Hi there! Today I’m sharing a review for a new contemporary M/M romance just released by Jay Northcote. PRETTY IN PINK is a sweet coming out story about a questioning man who falls for his neighbor–a gender bending out-gay man. This is a book in the Housemates series, but can be enjoyed on it’s own. Other books in the series I loved include WATCHING ANS WANTING, PRACTICE MAKES PERFECT and STARTING FROM SCRATCH, which introduce our main characters for PRETTY IN PINK.

About the book:
Ryan isn’t looking for a relationship with a guy–and Johnny isn’t looking for a relationship at all.
Ryan’s always been attracted to tall, leggy blondes–normally of the female variety. When Johnny catches his eye at a party, Ryan’s interest is piqued even though he’s never been with a guy before. The attraction is mutual, and the amazing night that follows opens Ryan’s eyes to his bisexuality.

Experience has taught Johnny that love hurts. Staying single is safer, and there’s no need for complicated relationships when hooking up is easy. When he moves in next door to Ryan, they’re both interested in picking up where they left off, and it seems like an ideal arrangement: convenient, mutually satisfying, and with no strings attached.

Despite their best intentions to keep things casual, they develop an emotional connection alongside the physical one. Both begin to want more from the relationship but are afraid to admit it. If they’re going to work things out, they need to start being honest–first with themselves, and then with each other.

Although this book is part of the Housemates series, it has new main characters, a satisfying happy ending, and can be read as a standalone.

My Review:
Johnny is a tall, lithe man who often plays up his androgynous looks. He wears his blonde hair long, likes to glam up with guyliner, and enjoys lacy lingerie from time to time. Johnny’s not one to play a female, but he does like messing with straight men–and seeing how they enjoy his very masculine touch. So, he’s down when his new neighbor, Ryan, thinks getting it on with a bloke might be a bit of fun.

Ryan’s long-harbored attractions for androgynous models, and he’s not averse to being with a guy. It’s not his life plan, mind, but he’s nearing the end of his uni days, and feels like some serious experimentation is in order. He’s got a few weeks before his revisions are complete and he takes his final exams, so why not blow off his pent-up steam with his sexy new neighbor, Johnny. Just so long as no one really knows. Except his housemate Ewan find out, and Ewan’s boyfriend…who is Johnny’s housemate. And then another person, and well, they’re just having some fun, right? So why is Ryan frustrated when Johnny invites randoms over for his own fun…

Oh boy, does this one get sticky! Ryan never expected more than one night with Johnny–it was what they agreed upon, after all. But both Johnny and Ryan recognize that their night was too satisfying to be a one-off. Hence, the friends-with-benefits charade. They are both into one another, but neither will admit to growing feelings. Johnny’s been hurt before by a cheating partner,and Ryan’s life plan is to check off his bisexual bucket list and find a suitable girl to marry. Unfortunately, they end up hurting each other with their silence, and the repair is awkward. I liked how their comrades help patch things up, when they think they are standing up for one, or the other. It’s a sweet story that ends up with Ryan coming out, and Johnny finding love–with Ryan, duh! There’s a lot of sexy business, and I loved the gender-bending kink both Ryan and Johnny share. It’s a tender experience, with loads of stereotype-defying moments.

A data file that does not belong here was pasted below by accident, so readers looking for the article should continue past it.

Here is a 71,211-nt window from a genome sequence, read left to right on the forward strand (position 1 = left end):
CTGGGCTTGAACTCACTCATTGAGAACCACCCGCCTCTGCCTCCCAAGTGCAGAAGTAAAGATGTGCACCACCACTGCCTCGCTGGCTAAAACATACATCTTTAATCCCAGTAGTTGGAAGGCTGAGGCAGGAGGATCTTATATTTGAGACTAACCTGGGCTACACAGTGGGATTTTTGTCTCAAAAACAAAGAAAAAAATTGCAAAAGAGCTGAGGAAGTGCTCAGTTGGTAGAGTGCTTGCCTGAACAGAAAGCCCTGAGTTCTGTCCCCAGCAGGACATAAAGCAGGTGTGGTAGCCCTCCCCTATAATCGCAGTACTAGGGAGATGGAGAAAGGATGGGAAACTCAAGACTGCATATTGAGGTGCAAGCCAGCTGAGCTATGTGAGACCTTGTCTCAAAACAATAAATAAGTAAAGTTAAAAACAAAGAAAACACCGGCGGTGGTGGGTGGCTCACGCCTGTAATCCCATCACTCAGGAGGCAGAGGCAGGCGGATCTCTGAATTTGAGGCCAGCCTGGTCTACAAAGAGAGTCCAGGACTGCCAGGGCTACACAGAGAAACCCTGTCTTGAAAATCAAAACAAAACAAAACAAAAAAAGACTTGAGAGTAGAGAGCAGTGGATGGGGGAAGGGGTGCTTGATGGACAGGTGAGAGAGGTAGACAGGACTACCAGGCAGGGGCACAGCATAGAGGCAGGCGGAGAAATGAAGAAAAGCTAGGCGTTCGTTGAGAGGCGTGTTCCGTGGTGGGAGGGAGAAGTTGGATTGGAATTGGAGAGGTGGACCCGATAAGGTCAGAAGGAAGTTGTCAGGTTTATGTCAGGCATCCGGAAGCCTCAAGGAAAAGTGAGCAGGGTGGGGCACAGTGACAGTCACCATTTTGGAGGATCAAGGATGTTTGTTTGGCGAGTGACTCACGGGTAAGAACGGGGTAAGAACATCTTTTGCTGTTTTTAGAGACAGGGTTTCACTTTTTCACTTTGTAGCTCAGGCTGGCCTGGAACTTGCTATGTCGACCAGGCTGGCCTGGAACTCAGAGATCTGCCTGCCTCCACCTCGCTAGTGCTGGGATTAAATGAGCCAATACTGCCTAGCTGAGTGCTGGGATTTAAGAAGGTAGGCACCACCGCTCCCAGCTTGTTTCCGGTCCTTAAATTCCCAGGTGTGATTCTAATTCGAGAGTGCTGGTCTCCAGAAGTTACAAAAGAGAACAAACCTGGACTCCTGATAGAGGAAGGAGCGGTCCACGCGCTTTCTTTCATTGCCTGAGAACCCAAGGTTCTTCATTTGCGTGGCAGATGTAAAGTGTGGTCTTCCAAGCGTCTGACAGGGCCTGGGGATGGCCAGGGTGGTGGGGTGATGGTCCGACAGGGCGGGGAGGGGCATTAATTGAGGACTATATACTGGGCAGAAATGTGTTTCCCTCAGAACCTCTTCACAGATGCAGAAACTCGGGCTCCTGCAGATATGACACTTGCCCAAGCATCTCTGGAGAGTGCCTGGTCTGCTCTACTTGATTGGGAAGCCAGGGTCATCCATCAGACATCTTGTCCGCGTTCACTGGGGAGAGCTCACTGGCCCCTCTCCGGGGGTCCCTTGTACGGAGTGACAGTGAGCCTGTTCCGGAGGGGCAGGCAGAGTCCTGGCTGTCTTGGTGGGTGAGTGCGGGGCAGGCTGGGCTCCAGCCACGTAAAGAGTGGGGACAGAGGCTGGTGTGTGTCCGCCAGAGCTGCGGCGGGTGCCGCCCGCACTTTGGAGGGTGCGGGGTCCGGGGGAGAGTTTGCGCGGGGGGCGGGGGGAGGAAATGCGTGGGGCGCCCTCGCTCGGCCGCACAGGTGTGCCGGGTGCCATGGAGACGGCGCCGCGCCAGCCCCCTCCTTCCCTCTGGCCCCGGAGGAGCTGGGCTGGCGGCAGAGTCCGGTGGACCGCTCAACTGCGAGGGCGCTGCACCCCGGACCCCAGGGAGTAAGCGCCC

It’s always fun to catch up with my fave housemates, too, and there’s brief reconnection with old pals from previous books as Ryan and Johnny work their way into love.

Interested? You can find PRETTY IN PINK on Goodreads and Amazon.

About the Author:
Jay lives just outside Bristol in the West of England. He comes from a family of writers, but always used to believe that the gene for fiction writing had passed him by. He spent years only ever writing emails, articles, or website content.

One day, Jay decided to try and write a short story—just to see if he could—and found it rather addictive. He hasn’t stopped writing since.

Jay writes contemporary romance about men who fall in love with other men. He has five books published by Dreamspinner Press, and also self-publishes under the imprint Jaybird Press. Many of his books are now available as audiobooks.

Jay is transgender and was formerly known as she/her.

You can find Jay on his website, Twitter, Facebook Author Page, and Amazon.

Thanks for popping in, and keep reading my friends!

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Out Now! PRETTY IN PINK


Hi there! Today I’m getting the word out on a new contemporary M/M romance just released by Jay Northcote. PRETTY IN PINK is a sweet coming out story about a questioning man who falls for his neighbor–a gender bending out-gay man. This is a book in the Housmates series, but can be enjoyed on it’s own. Other books in the series I loved include WATCHING ANS WANTING, PRACTICE MAKES PERFECT and STARTING FROM SCRATCH, which introduce our main characters for PRETTY IN PINK.

About the book:
Ryan isn’t looking for a relationship with a guy–and Johnny isn’t looking for a relationship at all.
Ryan’s always been attracted to tall, leggy blondes–normally of the female variety. When Johnny catches his eye at a party, Ryan’s interest is piqued even though he’s never been with a guy before. The attraction is mutual, and the amazing night that follows opens Ryan’s eyes to his bisexuality.